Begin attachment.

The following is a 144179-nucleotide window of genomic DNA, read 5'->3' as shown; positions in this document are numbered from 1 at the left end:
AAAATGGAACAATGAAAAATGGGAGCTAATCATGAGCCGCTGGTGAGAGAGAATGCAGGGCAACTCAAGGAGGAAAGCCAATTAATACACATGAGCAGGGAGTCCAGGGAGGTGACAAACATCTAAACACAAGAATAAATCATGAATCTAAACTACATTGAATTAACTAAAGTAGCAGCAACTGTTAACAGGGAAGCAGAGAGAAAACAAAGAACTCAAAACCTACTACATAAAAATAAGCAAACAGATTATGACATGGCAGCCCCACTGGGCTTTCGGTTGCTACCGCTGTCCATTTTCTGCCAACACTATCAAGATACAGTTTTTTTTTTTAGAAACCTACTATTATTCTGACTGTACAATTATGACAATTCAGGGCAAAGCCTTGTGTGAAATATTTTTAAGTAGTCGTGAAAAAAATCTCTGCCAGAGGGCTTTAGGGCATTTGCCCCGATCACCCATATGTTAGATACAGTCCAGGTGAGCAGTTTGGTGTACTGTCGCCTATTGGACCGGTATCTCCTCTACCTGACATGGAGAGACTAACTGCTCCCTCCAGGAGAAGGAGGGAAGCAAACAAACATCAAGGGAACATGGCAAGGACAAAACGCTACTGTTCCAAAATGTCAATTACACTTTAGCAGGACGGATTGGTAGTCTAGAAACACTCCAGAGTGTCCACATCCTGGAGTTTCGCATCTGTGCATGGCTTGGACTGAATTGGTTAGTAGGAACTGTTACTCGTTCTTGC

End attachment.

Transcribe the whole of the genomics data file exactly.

The following is a 144179-nucleotide window of genomic DNA, read 5'->3' as shown; positions in this document are numbered from 1 at the left end:
AAAATGGAACAATGAAAAATGGGAGCTAATCATGAGCCGCTGGTGAGAGAGAATGCAGGGCAACTCAAGGAGGAAAGCCAATTAATACACATGAGCAGGGAGTCCAGGGAGGTGACAAACATCTAAACACAAGAATAAATCATGAATCTAAACTACATTGAATTAACTAAAGTAGCAGCAACTGTTAACAGGGAAGCAGAGAGAAAACAAAGAACTCAAAACCTACTACATAAAAATAAGCAAACAGATTATGACATGGCAGCCCCACTGGGCTTTCGGTTGCTACCGCTGTCCATTTTCTGCCAACACTATCAAGATACAGTTTTTTTTTTTAGAAACCTACTATTATTCTGACTGTACAATTATGACAATTCAGGGCAAAGCCTTGTGTGAAATATTTTTAAGTAGTCGTGAAAAAAATCTCTGCCAGAGGGCTTTAGGGCATTTGCCCCGATCACCCATATGTTAGATACAGTCCAGGTGAGCAGTTTGGTGTACTGTCGCCTATTGGACCGGTATCTCCTCTACCTGACATGGAGAGACTAACTGCTCCCTCCAGGAGAAGGAGGGAAGCAAACAAACATCAAGGGAACATGGCAAGGACAAAACGCTACTGTTCCAAAATGTCAATTACACTTTAGCAGGACGGATTGGTAGTCTAGAAACACTCCAGAGTGTCCACATCCTGGAGTTTCGCATCTGTGCATGGCTTGGACTGAATTGGTTAGTAGGAACTGTTACTCGTTCTTGC